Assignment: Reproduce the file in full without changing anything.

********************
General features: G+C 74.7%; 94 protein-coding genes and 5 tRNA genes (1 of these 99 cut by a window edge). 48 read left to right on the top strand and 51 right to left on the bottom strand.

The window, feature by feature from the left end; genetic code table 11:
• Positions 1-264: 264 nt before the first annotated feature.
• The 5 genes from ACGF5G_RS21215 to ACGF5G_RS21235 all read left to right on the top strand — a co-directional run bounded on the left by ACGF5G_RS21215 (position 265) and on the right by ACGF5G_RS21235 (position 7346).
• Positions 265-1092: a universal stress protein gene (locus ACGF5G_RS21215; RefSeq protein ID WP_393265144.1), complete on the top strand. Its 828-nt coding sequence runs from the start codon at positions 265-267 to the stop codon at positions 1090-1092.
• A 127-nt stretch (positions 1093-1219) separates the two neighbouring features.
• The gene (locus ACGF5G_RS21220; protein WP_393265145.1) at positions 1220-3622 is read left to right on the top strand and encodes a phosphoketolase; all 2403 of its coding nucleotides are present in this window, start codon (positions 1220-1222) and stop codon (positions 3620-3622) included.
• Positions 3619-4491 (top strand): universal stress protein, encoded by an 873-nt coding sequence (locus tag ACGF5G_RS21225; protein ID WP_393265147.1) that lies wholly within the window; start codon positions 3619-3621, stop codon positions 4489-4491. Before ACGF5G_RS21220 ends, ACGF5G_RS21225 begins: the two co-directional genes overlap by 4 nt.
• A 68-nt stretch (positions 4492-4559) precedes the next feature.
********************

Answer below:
General features: G+C 74.7%; 94 protein-coding genes and 5 tRNA genes (1 of these 99 cut by a window edge). 48 read left to right on the top strand and 51 right to left on the bottom strand.

The window, feature by feature from the left end; genetic code table 11:
• Positions 1-264: 264 nt before the first annotated feature.
• The 5 genes from ACGF5G_RS21215 to ACGF5G_RS21235 all read left to right on the top strand — a co-directional run bounded on the left by ACGF5G_RS21215 (position 265) and on the right by ACGF5G_RS21235 (position 7346).
• Positions 265-1092: a universal stress protein gene (locus ACGF5G_RS21215; RefSeq protein ID WP_393265144.1), complete on the top strand. Its 828-nt coding sequence runs from the start codon at positions 265-267 to the stop codon at positions 1090-1092.
• A 127-nt stretch (positions 1093-1219) separates the two neighbouring features.
• The gene (locus ACGF5G_RS21220; protein WP_393265145.1) at positions 1220-3622 is read left to right on the top strand and encodes a phosphoketolase; all 2403 of its coding nucleotides are present in this window, start codon (positions 1220-1222) and stop codon (positions 3620-3622) included.
• Positions 3619-4491 (top strand): universal stress protein, encoded by an 873-nt coding sequence (locus tag ACGF5G_RS21225; protein ID WP_393265147.1) that lies wholly within the window; start codon positions 3619-3621, stop codon positions 4489-4491. Before ACGF5G_RS21220 ends, ACGF5G_RS21225 begins: the two co-directional genes overlap by 4 nt.
• A 68-nt stretch (positions 4492-4559) precedes the next feature.